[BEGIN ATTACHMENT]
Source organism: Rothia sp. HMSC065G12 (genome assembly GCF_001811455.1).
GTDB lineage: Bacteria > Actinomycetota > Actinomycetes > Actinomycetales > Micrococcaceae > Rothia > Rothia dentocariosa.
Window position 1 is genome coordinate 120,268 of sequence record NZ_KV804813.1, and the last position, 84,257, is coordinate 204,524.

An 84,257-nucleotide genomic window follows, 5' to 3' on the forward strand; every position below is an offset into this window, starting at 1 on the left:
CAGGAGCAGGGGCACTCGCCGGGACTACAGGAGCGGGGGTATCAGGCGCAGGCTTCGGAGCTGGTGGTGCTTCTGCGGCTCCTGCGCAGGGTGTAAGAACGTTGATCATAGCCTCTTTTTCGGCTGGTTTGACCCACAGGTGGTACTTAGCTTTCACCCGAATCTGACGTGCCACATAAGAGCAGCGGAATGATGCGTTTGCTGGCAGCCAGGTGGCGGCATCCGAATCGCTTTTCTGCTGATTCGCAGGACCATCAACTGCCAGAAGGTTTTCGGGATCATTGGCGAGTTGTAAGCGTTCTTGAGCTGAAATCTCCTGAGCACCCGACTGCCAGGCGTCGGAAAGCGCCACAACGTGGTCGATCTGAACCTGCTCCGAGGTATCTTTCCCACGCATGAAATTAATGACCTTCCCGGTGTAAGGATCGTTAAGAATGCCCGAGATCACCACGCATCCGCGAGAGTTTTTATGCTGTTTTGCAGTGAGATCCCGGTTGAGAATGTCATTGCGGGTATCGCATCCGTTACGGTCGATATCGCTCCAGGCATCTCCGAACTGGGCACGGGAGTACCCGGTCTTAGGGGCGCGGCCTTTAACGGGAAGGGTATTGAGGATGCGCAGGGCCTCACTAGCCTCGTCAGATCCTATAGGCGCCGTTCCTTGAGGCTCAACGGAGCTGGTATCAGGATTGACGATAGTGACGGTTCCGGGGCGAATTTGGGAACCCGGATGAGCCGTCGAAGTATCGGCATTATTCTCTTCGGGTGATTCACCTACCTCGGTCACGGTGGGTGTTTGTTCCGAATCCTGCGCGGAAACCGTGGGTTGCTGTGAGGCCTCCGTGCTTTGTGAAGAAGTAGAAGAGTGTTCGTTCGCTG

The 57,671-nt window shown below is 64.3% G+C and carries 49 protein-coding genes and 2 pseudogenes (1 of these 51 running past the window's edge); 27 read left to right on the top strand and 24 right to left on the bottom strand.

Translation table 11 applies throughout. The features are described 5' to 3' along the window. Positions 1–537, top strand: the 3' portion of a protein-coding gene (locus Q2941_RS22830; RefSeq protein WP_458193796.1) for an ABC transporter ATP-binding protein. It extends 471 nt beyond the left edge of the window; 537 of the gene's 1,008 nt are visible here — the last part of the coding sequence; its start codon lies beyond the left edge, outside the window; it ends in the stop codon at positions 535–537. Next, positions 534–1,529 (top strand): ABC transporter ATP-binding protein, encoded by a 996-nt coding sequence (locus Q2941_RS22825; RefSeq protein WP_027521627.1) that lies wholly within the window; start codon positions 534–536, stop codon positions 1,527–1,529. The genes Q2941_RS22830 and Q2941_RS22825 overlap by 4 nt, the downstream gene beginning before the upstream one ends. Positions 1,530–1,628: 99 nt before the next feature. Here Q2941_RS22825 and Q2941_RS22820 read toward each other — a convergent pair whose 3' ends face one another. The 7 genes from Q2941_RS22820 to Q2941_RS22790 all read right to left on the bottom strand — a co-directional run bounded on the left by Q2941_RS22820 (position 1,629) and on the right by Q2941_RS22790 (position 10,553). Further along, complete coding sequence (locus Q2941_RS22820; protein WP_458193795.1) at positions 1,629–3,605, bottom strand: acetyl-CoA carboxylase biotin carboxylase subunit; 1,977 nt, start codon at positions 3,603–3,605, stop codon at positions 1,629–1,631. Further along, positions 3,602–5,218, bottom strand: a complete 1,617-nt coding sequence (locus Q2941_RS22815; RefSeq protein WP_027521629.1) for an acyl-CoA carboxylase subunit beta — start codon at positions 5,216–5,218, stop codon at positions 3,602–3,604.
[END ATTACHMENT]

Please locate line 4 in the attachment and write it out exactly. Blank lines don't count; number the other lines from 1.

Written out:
An 84,257-nucleotide genomic window follows, 5' to 3' on the forward strand; every position below is an offset into this window, starting at 1 on the left: